- When I click a button, does it it get blocked till the last button
click is done? If so why?

- What about other events that I could get such as from MSMQ letting me
know a message has arrived? Or what about if I set up a call back
delegate for a web service to call me back on?

- Do these events call into my thread even if my thread is busy? If
not, how can I get them to call into my thread if my thread is busy?

Thanks!
Coder :)

Jan 20 '06 #3
Hi Me and or Kevin,

Thanks for your replies. I have a follow up question.

If button clicks, for instance, are being handled one at a time, then
what about other events I am subscribed to such as delegate call backs
from a web service or a message arrived event in MSMQ?

Jan 20 '06 #4
Coder <co*****@yahoo.com> wrote:
Hi Me and or Kevin,

Thanks for your replies. I have a follow up question.

If button clicks, for instance, are being handled one at a time, then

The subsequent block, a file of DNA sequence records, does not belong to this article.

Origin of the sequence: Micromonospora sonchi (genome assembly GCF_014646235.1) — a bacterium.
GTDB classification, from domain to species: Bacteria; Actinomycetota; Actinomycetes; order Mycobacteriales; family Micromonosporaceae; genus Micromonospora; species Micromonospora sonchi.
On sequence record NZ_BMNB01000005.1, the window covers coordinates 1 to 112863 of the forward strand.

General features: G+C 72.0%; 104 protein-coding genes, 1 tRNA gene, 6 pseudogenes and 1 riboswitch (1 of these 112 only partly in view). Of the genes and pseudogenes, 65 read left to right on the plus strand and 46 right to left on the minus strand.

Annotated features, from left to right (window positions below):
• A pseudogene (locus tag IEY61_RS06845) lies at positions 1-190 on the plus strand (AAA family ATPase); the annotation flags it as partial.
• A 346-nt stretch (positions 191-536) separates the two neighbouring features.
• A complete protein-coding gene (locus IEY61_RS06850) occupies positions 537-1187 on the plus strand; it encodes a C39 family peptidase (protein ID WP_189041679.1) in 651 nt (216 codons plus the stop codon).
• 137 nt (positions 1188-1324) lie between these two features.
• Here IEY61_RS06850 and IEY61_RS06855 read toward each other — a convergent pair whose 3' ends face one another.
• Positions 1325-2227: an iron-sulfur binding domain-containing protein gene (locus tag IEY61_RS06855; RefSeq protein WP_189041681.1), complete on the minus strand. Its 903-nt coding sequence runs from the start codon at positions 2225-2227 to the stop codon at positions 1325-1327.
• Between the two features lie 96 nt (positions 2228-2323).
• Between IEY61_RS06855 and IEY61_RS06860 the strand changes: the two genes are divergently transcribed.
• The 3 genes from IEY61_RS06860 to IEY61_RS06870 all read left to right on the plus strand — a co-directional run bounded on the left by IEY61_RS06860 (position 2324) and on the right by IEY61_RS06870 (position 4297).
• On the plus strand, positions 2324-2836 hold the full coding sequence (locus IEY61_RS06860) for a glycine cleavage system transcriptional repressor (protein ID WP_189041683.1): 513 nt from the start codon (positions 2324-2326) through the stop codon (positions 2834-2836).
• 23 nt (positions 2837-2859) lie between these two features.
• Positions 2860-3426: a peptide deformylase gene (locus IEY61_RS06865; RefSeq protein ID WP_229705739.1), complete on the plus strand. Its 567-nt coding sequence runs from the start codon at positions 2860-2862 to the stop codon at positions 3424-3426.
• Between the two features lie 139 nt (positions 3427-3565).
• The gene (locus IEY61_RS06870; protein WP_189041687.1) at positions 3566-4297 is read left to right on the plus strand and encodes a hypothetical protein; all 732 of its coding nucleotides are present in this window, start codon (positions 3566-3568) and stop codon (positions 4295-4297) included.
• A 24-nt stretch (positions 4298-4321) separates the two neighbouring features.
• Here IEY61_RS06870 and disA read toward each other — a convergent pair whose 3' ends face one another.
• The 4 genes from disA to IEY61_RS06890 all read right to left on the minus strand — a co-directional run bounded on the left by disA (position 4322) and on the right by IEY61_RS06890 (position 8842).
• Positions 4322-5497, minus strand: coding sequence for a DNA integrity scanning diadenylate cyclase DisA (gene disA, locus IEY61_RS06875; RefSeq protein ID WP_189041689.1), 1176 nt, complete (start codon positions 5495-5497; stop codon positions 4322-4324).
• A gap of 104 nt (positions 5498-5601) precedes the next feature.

what about other events I am subscribed to such as delegate call backs
from a web service or a message arrived event in MSMQ?


Callbacks like that are usually executed in thread-pool threads, not in
the UI thread.

--
Jon Skeet - <sk***@pobox.com>
http://www.pobox.com/~skeet Blog: http://www.msmvps.com/jon.skeet
If replying to the group, please do not mail me too
Jan 20 '06 #5

"Jon Skeet [C# MVP]" <sk***@pobox.com> wrote in message
news:MP************************@msnews.microsoft.c om...
Coder <co*****@yahoo.com> wrote:
Hi Me and or Kevin,

Thanks for your replies. I have a follow up question.

If button clicks, for instance, are being handled one at a time, then
what about other events I am subscribed to such as delegate call backs
from a web service or a message arrived event in MSMQ?


Callbacks like that are usually executed in thread-pool threads, not in
the UI thread.


Which means that if they need to access the UI the should check the
InvokeRequired property on a Control/Form and if required exceute the action
using Invoke or BeginInvoke on a Control/Form - this will cause the delegate
you create to be pushed onto a queue and removed and executed by the UI
thread
Jan 20 '06 #6